Patrick Olwell 1

By Rodger Hara

As Stradivarius violins are to violinists, so are Patrick Olwell flutes to Irish flute players. A native of Cincinnati, Olwell makes the world’s most sought-after Irish flutes in a shop in Nellysford, VA. A flute player himself, Olwell began making flutes in the 1970s and a job repairing and restoring antique flutes led to an examination and exploration of centuries of flute history from around the world. That Doctoral-level dissertation research led Patrick to an autodidactic experimentation and refinement of the instrument, which he combined with modern tools and technology to create the world’s finest Irish flutes. Made of bamboo, African blackwood, rosewood, cocus or boxwood, his flutes are works of art even unplayed. When played by musicians including Colm O’Donnell, Seamus Egan, June McCormack, Mike Rafferty, Harry McGowan, Brian Finnegan, & Matt Molloy, Jethro Tull’s Ian Anderson and local musicians David Migoya and Blayne Chastain, they become, in Blayne’s words, “… an instrument that enhances an artist’s ability and capacity for expression without limits. Other flutes are limiting. With Patrick’s flutes you are limited only by yourself.” Olwell is egalitarian in his approach to the sale of his flutes and while he could sell them for much more, the most expensive keyed flute is $3,250; for custom flutes tailored to a musician’s specifications, the cost is $4,250. When the rare one is sold on ebay, it generally brings at least twice that. Patrick and his son Aaron make only 60 flutes a year and there is a one year lag between order and delivery for a keyless flute and seven years for a keyed flute although David Migoya reports that he waited 9 years for his boxwood flute, 10 years for his cocus flute and is still waiting for his flute in C.

Jem Moore, formerly of Lyons, Colorado and now living in Macau, has played an Olwell flute for twenty years. In 2011 he was leaving a session at Conor O’Neill’s one evening and while loading his baby into the car set his flute on top of the car and drove off. The flute fell off and was damaged and led to Jem reconnecting with Patrick. That reunion led Jem, a self-taught videographer (in addition to playing the hammered dulcimer and being a professional airline pilot) to producing a documentary about Patrick.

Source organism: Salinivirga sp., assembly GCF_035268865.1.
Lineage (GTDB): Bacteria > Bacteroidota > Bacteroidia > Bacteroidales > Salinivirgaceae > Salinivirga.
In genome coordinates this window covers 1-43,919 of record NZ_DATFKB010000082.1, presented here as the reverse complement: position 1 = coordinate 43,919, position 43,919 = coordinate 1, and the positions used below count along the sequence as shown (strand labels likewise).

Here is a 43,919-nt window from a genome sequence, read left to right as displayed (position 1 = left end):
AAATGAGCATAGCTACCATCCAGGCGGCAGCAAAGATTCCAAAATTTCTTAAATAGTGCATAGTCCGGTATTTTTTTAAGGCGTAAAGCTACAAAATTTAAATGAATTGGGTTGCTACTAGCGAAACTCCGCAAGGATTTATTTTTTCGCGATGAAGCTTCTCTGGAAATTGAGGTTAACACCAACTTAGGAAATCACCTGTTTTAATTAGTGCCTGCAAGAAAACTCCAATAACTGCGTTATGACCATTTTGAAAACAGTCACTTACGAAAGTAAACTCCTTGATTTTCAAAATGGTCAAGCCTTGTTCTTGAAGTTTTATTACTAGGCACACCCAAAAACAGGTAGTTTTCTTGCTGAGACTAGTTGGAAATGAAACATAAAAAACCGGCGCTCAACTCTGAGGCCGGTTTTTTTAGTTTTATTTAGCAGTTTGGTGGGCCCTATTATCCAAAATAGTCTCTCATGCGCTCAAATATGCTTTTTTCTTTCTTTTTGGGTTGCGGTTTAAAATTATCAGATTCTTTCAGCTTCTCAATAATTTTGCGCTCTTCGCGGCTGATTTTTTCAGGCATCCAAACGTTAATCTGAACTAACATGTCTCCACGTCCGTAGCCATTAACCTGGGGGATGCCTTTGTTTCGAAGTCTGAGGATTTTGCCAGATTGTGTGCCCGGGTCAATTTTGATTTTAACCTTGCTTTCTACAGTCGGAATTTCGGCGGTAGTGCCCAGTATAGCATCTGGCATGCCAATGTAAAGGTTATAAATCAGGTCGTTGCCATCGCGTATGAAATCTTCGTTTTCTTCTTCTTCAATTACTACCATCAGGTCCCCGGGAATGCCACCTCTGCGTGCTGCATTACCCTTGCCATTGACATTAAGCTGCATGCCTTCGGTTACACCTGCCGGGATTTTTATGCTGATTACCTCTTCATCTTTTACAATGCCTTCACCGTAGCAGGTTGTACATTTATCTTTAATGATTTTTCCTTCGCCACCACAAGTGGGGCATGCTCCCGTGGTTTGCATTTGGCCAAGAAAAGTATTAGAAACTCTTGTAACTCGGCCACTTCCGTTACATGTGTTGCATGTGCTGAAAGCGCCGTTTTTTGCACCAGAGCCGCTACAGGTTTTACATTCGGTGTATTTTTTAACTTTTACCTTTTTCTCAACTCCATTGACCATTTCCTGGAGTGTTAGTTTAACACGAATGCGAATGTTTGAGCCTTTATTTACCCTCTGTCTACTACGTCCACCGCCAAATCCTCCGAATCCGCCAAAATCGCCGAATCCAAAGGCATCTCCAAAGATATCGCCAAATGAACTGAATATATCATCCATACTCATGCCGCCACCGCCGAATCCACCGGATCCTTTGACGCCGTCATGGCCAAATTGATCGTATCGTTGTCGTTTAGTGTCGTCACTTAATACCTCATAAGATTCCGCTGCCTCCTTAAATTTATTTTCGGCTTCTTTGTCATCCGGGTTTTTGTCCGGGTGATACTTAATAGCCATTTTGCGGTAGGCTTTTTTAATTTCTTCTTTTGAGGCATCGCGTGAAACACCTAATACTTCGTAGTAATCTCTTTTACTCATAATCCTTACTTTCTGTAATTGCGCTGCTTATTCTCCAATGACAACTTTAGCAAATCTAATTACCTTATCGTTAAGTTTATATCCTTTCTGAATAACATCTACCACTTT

In company with Blayne as Director of Photography, whom he met in 2003 playing for a wedding in Boulder and also a self-taught videographer, they initiated a Kickstarter campaign in late 2011 that was filled in early 2012. They spent nearly 500 hours in interviews and editing of the film between February and December. Jem says that “The film captures what is subtle and beautiful about the flutes Patrick makes, and shows that side-by-side with what is subtle and beautiful about Irish traditional music. The filming started with a week spent at Patrick’s workshop and home in Virginia, getting interviews and up-close footage of Patrick and Aaron working on flutes. Then we traveled around the world for interviews with people who play Patrick’s flutes, from Chicago and Boston to Ireland, England and Australia, filming traditional sessions in all of these places, and learning why Patrick’s flutes are so coveted by the traditional music community that right now people are putting deposits on flutes it will take over six years to receive.” I want to “…tell the story and preserve the heritage of a unique individual who, from a modest workshop in rural Virginia, has shaped the direction and sound of traditional Irish flute music for more than twenty years. Patrick’s flutes will be played far into the next century, traveling through time in the hands of real musicians, kept alive by their breath.”

The world premiere of the finished product “The Keymaster: Patrick Olwell’s story” will be held in Boulder’s Boedecker Theatre on Thursday, February 28th at 8pm. The theatre only seats 70, so get your tickets fast! The number for the box office is 303.444.7328. Patrick Olwell and his son Aaron will attend the premiere and there will be a Q&A after each showing with them, Blayne and Jem. There will be a second showing on Friday, March 1st, at the Lyons Farmette in Lyons, CO that will feature an Irish session afterwards. The Farmette number is 303.746.6266. DVDs and Blu-ray discs will be available for purchase at each showing. The trailer for the film can be viewed at

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